UPDATE 2:00pm: A severe thunderstorm watch is in effect until 9:00pm this evening. The Storm Prediction Center suggests severe thunderstorms are possible, capable of producing strong winds, small hail, and dangerous lightning. Stay tuned for updates including any severe thunderstorm or flood related warnings. The latest information on the severe thunderstorm watch can be found here.
Heat Advisories were issued by the National Weather Service for much of New Jersey on Wednesday, as heat is expected to build throughout the area once again. Rising dew points are only adding to the issue — as they will create a much muggier, more oppressive airmass than the past few days this week. Heat index values are expected to rise well into the 90’s and possibly come close to 100 in some spots later this afternoon. Any time dew points rise into the mid 70’s while temperatures are in the mid 90’s — the air will be quite heavy.
In addition to the oppressive heat, strong to severe thunderstorms are possible this afternoon. The Storm Prediction Center has placed the area in a “Slight Risk” for severe thunderstorms, indicating a risk of small hail and strong winds. In addition to those threats, heavy rain and frequent lightning would be likely in any thunderstorms that develop. We encourage you to stay tuned throughout the day for updates on the developing thunderstorms and hazardous weather threat. In addition, stay hydrated and avoid prolonged outdoor exposure.
Meanwhile, Tropical Storm Arthur strengthened overnight off the coast of Florida. Arthur is forecast to turn northward today, and pass very near the Outer Banks of North Carolina on Friday morning. The shores of North Carolina could experience Hurricane conditions as the storm passes near — and in fact a Hurricane Watch is in effect for parts of that area. The good news back home is that an incoming trough and cold front have trended a bit faster this weekend. This will help to kick Arthur eastward a bit — and the storms track won’t curl as close to the Mid Atlantic coast. Heavy rain and wind are expected to stay offshore — as are coastal concerns such as surge and wind.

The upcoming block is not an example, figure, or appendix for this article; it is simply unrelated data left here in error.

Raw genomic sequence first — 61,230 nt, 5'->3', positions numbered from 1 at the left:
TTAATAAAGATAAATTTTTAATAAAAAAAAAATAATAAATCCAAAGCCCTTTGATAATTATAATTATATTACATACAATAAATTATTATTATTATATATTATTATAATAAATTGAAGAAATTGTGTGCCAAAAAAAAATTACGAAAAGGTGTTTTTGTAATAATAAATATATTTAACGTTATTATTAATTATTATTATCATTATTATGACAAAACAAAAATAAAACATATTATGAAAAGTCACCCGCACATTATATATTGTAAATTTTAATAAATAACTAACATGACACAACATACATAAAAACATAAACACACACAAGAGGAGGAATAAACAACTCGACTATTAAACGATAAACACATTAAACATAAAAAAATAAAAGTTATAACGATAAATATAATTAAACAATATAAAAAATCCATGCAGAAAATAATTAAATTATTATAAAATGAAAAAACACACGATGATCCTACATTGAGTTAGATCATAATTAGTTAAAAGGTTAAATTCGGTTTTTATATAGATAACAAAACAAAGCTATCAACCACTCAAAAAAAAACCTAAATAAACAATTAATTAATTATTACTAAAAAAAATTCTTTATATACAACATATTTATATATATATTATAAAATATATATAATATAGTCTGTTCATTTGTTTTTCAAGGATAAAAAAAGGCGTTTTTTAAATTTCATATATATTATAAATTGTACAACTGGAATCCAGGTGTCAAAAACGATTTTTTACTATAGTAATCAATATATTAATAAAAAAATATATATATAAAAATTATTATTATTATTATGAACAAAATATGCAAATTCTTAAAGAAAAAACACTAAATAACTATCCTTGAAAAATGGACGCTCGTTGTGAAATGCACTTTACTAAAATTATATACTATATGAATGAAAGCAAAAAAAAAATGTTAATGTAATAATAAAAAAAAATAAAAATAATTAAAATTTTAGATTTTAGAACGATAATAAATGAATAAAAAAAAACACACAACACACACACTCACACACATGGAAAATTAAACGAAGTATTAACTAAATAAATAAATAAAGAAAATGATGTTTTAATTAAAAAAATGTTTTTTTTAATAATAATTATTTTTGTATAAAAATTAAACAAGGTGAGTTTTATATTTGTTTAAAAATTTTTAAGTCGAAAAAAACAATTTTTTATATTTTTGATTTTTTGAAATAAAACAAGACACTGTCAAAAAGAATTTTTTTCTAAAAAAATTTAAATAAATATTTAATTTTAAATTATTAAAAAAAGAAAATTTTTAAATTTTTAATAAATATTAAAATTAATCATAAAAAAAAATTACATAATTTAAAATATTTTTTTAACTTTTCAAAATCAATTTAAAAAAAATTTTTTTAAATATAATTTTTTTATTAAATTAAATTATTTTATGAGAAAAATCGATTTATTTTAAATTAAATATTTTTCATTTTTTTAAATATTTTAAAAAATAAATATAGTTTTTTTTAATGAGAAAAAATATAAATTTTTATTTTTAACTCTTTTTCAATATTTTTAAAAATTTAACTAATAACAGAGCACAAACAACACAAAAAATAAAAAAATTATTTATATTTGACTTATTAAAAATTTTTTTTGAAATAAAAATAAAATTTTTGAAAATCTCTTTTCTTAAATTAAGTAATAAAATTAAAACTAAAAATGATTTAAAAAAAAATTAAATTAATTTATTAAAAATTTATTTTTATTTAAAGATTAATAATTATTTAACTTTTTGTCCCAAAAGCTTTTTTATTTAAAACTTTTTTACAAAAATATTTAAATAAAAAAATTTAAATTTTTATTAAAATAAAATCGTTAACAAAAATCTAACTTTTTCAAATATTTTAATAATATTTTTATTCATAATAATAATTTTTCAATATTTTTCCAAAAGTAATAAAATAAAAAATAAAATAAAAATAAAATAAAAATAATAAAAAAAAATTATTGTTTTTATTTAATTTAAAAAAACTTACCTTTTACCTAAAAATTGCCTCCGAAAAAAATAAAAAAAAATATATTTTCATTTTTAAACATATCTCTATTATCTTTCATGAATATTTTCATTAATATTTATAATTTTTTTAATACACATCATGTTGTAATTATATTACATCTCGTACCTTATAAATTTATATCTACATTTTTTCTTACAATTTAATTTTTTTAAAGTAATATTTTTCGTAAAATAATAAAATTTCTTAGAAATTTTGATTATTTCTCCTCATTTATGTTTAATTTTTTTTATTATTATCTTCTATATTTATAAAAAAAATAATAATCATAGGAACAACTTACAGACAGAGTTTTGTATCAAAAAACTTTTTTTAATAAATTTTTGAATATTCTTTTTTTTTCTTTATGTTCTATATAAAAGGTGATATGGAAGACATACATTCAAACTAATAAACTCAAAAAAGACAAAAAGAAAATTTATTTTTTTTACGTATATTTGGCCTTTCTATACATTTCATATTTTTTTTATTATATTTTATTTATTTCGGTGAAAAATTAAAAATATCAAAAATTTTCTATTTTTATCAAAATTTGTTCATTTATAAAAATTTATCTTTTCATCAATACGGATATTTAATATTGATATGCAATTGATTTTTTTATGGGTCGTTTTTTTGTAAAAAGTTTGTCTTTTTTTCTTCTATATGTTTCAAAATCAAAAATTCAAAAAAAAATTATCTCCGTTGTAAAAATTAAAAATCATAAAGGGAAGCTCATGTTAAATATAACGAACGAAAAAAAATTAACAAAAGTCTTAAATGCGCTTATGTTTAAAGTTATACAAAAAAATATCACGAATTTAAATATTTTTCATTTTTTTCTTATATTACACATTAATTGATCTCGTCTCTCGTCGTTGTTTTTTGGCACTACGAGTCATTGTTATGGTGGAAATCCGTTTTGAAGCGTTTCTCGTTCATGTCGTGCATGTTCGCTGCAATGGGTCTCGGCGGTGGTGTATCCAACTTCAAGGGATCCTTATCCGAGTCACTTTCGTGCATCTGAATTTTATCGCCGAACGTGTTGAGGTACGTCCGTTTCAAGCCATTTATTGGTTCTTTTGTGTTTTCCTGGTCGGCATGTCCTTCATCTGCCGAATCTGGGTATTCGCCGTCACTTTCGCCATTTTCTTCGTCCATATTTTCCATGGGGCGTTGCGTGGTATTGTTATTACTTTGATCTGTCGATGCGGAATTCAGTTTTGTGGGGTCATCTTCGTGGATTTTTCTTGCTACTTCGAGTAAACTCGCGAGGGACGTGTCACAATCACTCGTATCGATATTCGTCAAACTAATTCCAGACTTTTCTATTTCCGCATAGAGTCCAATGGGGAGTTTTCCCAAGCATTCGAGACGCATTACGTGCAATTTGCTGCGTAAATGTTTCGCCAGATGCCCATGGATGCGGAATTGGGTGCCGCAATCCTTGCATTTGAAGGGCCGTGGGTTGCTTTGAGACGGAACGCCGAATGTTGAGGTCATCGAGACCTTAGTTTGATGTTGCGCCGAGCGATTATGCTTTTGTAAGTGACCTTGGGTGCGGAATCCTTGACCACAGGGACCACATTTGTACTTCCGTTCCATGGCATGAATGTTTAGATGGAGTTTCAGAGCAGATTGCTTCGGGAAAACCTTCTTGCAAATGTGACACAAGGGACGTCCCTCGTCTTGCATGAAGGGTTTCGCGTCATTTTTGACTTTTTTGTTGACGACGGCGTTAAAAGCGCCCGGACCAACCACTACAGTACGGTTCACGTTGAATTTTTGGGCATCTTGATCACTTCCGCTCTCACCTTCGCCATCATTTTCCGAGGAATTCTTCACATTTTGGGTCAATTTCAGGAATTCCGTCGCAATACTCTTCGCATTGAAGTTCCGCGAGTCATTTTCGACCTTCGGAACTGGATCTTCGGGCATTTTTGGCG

Still, the frontal boundary near the area could get an extra boost from tropical moisture and lift. This is known meteorologically as a PRE, where the jet stream orientation helps to allow for heavy rains well in advance or to the northwest of a tropical system. Forecast models continue to hint at this potential — but pinning down the exact location of it will be difficult. If it does end up near our area, heavy rain would be likely for a period of time from Thursday into Friday morning before the system shifts eastward.
The implications on our Independence Day forecast are obviously high — so stay tuned as we continue to gather more information. It looks likely that regardless of the outcome, things should clear up by Friday Night. So at this range, firework displays don’t look like a washout. More updates later today.